Playing 'Super Mario' improves some brain function in elderly patients, study finds

Older adults who play the video game Super Mario 64 may experience an increase in hippocampal grey matter, according recent research out of the University of Montreal and Montreal-based International Laboratory for Brain, Music and Sound Research.

The study, published in PLOS One, assessed the effect of various interventions on grey matter in the hippocampus, cerebellum and dorsolateral prefrontal cortex of adults aged 55 to 75. Researchers assigned eight participants to play Super Mario 64 and 12 participants to take a series of computerized piano lessons during a six-month period.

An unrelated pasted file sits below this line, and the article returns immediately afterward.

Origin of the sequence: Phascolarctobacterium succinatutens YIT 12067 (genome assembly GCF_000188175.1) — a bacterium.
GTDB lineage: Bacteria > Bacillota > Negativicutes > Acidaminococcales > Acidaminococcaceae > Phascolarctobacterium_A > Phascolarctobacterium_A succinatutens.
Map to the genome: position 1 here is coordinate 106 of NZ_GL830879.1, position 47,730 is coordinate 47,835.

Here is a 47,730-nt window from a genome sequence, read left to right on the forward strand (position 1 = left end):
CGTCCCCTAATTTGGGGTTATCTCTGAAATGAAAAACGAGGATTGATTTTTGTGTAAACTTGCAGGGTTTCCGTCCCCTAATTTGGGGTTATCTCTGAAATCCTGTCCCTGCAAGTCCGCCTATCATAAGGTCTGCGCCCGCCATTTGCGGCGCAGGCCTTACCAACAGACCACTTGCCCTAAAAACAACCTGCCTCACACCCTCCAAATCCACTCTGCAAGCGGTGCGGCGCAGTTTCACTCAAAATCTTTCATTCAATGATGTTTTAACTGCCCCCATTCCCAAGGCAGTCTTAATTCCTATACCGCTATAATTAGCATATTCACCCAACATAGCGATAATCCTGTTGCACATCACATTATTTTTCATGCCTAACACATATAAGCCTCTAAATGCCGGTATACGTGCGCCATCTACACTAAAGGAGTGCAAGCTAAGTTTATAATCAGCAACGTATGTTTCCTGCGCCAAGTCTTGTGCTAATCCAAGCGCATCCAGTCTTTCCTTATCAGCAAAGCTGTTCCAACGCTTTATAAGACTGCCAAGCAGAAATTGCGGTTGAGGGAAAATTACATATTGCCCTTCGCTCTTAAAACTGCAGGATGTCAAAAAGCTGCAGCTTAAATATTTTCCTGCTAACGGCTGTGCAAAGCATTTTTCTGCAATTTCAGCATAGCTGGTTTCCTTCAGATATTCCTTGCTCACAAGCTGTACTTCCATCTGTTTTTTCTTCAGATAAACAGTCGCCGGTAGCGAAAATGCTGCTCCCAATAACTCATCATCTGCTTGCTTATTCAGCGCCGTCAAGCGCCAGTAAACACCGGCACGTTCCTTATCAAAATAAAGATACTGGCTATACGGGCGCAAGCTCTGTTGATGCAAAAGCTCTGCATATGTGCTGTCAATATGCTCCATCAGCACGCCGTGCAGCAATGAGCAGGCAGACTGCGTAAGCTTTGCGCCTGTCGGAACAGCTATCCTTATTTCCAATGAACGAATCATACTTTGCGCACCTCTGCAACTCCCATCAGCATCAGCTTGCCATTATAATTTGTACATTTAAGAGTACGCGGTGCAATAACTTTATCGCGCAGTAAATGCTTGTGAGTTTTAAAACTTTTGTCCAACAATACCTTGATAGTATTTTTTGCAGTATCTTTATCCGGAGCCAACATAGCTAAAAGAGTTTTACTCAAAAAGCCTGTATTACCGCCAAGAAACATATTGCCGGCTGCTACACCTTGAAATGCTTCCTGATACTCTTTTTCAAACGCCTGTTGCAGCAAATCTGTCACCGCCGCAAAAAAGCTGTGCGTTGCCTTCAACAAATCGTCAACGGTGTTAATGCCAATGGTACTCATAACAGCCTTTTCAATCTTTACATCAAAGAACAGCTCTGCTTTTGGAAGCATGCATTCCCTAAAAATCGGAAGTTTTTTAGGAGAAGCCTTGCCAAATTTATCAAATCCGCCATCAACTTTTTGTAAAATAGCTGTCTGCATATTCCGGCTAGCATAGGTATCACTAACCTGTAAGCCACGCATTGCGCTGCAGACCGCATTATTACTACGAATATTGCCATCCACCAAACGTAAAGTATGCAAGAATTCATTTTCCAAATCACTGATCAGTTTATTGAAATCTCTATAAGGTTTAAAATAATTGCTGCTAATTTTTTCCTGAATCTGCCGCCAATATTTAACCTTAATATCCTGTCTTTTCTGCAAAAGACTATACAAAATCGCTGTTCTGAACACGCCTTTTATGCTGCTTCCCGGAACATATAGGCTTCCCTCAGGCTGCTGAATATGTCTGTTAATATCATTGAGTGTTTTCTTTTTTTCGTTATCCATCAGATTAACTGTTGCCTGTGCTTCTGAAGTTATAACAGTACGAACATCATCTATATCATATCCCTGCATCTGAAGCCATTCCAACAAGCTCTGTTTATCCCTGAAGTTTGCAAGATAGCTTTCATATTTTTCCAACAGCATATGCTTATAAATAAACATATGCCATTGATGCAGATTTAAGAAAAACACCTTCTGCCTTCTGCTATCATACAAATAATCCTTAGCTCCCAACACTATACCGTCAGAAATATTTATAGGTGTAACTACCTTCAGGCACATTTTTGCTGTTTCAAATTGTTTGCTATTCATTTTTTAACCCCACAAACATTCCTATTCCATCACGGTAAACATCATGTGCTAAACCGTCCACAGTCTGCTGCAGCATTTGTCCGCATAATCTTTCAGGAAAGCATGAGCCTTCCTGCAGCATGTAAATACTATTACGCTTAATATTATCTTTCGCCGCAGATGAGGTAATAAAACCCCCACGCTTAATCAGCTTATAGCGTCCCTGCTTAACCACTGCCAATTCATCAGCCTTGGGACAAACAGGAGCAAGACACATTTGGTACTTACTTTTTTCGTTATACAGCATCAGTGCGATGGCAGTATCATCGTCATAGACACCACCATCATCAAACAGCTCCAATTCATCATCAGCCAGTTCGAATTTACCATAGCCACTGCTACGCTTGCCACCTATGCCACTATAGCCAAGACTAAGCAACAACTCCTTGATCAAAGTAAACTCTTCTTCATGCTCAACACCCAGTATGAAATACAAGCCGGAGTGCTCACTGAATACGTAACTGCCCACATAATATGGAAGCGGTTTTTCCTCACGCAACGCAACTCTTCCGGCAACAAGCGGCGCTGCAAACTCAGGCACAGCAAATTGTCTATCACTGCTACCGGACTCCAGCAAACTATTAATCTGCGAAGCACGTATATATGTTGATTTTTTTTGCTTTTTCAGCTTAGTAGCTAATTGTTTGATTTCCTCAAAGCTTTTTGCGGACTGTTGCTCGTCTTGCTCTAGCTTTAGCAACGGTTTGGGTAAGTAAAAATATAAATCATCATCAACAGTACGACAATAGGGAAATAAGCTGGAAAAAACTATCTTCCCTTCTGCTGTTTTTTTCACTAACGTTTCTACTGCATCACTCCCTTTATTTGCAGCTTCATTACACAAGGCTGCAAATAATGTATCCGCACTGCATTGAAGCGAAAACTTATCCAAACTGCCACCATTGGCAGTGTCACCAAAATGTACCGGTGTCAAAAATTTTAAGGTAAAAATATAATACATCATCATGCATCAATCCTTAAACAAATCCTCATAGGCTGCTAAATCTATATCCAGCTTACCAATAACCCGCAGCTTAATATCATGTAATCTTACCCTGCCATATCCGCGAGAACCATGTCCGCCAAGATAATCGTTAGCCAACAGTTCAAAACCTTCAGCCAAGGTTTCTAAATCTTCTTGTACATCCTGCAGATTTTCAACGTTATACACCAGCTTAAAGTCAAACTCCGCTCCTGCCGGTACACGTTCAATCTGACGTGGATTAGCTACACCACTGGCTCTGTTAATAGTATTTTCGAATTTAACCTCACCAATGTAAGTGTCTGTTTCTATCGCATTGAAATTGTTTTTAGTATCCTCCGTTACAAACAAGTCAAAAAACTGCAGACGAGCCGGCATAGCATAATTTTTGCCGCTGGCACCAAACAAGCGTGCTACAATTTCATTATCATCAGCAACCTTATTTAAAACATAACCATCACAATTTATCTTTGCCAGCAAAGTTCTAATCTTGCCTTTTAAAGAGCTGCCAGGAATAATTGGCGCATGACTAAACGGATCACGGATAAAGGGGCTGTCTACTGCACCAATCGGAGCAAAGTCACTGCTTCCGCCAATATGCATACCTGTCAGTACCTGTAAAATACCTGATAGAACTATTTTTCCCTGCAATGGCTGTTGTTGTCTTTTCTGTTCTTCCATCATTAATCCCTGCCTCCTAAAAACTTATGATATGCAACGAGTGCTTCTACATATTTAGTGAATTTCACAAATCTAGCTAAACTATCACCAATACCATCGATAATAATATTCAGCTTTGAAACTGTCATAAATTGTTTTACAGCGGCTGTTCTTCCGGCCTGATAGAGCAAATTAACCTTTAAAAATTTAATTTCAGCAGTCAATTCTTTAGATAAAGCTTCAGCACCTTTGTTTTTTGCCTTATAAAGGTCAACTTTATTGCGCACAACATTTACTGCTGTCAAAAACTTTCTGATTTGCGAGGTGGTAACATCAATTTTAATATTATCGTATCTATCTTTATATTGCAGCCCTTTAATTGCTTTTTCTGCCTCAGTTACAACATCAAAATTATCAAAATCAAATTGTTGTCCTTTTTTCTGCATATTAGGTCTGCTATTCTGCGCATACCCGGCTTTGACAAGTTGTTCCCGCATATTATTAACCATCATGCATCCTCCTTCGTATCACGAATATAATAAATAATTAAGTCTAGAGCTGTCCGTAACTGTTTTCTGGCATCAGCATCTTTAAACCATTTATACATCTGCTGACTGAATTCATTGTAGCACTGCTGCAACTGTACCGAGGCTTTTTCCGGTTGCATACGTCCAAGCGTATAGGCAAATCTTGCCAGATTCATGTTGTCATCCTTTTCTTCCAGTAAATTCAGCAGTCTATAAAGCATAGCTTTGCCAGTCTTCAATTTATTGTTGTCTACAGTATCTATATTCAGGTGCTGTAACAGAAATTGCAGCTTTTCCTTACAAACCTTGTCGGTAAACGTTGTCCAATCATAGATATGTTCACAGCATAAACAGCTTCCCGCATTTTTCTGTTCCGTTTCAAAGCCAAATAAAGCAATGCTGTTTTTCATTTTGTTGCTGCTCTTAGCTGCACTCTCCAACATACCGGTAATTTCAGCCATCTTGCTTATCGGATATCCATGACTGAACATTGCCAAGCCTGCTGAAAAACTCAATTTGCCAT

The group that played Super Mario 64 displayed a significant increase in grey matter within the hippocampus, while the group assigned to music lessons experienced an increase in grey matter within the dorsolateral prefrontal cortex. Both the video game and music lesson groups displayed grey matter growth in the cerebellum.

The 13 participants who were not assigned to any intervention experienced "significant grey matter loss in the hippocampus, cerebellum and [the dorsolateral prefrontal cortex]," according to the study authors.

More articles on health IT:
KLAS: 3 factors drive EMR usability
Survey: Hospital leaders weigh in on 5 'top of mind' IT issues for 2018
Why this STD testing provider is expanding into at-home specialty & wellness diagnostics

© Copyright ASC COMMUNICATIONS 2020. Interested in LINKING to or REPRINTING this content? View our policies by clicking here.


Featured Webinars

Featured Whitepapers